Connecting with One Another - March 2019

By David K. Bernard     In twenty-first century culture, there is less respect for authority, less loyalty to tradition, and less trust in institutions. This attitude can be positive when it motivates people to move beyond unbiblical or unproductive modes of operation, but it can be negative when it translates into less commitment to the kingdom of God. In this environment, we need to make a strong case for individuals to be committed to the local church and for churches and ministers to be committed to an organized fellowship of ministers and churches such as the UPCI.

My primary reason for being part of our organization is stated at the very beginning of its General Constitution: “The purpose of the United Pentecostal Church International is to carry the whole gospel to the whole world by the whole church.” As a Christian and as a preacher of the gospel, I have a personal responsibility to fulfill the Great Commission of Matthew 28:19–20, in which Jesus commanded us to evangelize and make disciples of all nations and ethnic groups. There is no way that one minister or one local church can fulfill this commission in isolation; therefore, we must work together. The reason why I am part of the UPCI is not because of what I can personally receive but because of what we can accomplish through the UPCI as we unite with others of “like precious faith” (II Peter 1:1).

The UPCI isn’t the only possible organization, but I believe that, even with its imperfections, it is the best Oneness Pentecostal church. It is the most effective vehicle we have for promoting Apostolic missions worldwide, planting Apostolic churches, training Apostolic ministers, producing Apostolic publications, providing Apostolic education, and developing Apostolic resources for ministry to children, youth, women, and men. It provides a sound structure by which we can fulfill the Great Commission while also implementing scriptural qualifications for ministers and scriptural instructions to work together with proper spiritual authority and accountability.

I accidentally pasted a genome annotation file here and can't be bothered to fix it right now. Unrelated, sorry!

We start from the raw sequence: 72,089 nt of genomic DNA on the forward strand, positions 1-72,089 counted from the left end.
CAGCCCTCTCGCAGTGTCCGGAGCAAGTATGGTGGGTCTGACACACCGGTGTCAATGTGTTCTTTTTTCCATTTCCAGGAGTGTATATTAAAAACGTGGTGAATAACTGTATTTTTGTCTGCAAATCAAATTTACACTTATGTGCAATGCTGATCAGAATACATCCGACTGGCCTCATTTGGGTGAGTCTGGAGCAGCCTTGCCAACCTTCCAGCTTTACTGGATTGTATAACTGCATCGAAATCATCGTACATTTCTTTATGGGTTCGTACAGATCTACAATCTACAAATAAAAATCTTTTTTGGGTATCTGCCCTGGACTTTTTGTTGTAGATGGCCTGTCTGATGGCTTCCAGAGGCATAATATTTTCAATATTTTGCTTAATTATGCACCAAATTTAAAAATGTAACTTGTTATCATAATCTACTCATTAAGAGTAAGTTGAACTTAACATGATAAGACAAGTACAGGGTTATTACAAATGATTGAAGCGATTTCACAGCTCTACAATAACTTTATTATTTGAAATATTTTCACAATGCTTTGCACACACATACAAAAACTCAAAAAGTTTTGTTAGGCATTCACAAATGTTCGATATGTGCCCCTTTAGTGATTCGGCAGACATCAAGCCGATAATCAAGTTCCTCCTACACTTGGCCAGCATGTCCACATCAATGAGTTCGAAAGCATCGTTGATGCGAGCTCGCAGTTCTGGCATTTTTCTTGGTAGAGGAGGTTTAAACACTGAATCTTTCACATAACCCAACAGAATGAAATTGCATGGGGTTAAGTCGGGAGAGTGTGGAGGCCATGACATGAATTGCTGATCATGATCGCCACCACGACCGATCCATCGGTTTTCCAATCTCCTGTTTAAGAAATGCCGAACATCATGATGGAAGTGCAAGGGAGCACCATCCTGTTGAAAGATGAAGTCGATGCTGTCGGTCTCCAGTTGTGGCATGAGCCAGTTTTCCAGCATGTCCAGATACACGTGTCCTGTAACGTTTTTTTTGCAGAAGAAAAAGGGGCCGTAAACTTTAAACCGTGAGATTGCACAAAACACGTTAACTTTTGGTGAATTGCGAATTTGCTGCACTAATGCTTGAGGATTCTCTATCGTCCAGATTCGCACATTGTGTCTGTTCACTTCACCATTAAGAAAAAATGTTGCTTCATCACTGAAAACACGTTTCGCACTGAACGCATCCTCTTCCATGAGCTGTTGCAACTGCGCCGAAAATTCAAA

Those who work independently are not nearly as effective. They still need some association, so they develop an informal network in which the structure is undefined, unstated, or ambiguous. It is better to have an organization with clear leadership, qualifications, guidelines, policies, and procedures; with input from every member; and with the ability to make changes from the grass roots. Of course, for the UPCI to be fully effective, it must be consistent in following its policies and procedures, transparent in its operations, open to influence from its members, and responsive to changing circumstances and needs. To the extent that it is not, we must work to improve it.

Although overhead, bureaucracy, red tape, and mistakes are part of any human organization, our combined resources go much further, are safeguarded more carefully, and have more lasting results than if we tried to work without organization. For instance, many well-intentioned people have spent large sums on mission endeavors with few lasting results for the kingdom of God because they were not able to verify doctrinal integrity, provide oversight, or establish long-term accountability for the recipients.

A second reason why I belong to the UPCI is to follow biblical principles of unity, accountability, and submission to authority. (See, for example, Acts 15:1–32; I Corinthians 12:12–28; I Thessalonians 5:11–14; Titus 1:5–9; Hebrews 13:7, 17.) It is evident that the New Testament saints believed in and participated in an organization beyond the local church. Here is a description of Paul’s missionary team as they traveled to various local churches: “As they went through the cities, they delivered them the decrees for to keep, that were ordained of the apostles and elders which were at Jerusalem. And so were the churches established in the faith, and increased in number daily” (Acts 16:4–5).

While the New Testament does not specify a detailed form of organization, it teaches important principles for church government, ministerial qualifications, oversight, and working together, and we must have some means of fulfilling these scriptural requirements. Those of us who are ministers aren’t exempt from the principles that we teach our church members. We need the fellowship, accountability, and leadership that the UPCI provides.

The diversity of the UPCI is good for me also. If I restricted my fellowship to those who thought exactly like me, I would lose balance and perspective. If I submitted only to leaders of my personal choosing, I would not fully implement biblical principles of instruction, admonition, and submission. The various gifts, talents, and ministries fostered by the UPCI help our ministers and churches to become well rounded and mature.

By participating in a fellowship such as the UPCI, we are “endeavoring to keep the unity of the Spirit in the bond of peace” even as we grow into maturity until “we all come in the unity of the faith” (Ephesians 4:3, 13). As the second paragraph of the Fundamental Doctrine of the UPCI pledges: “We shall endeavor to keep the unity of the Spirit until we all come into the unity of the faith.”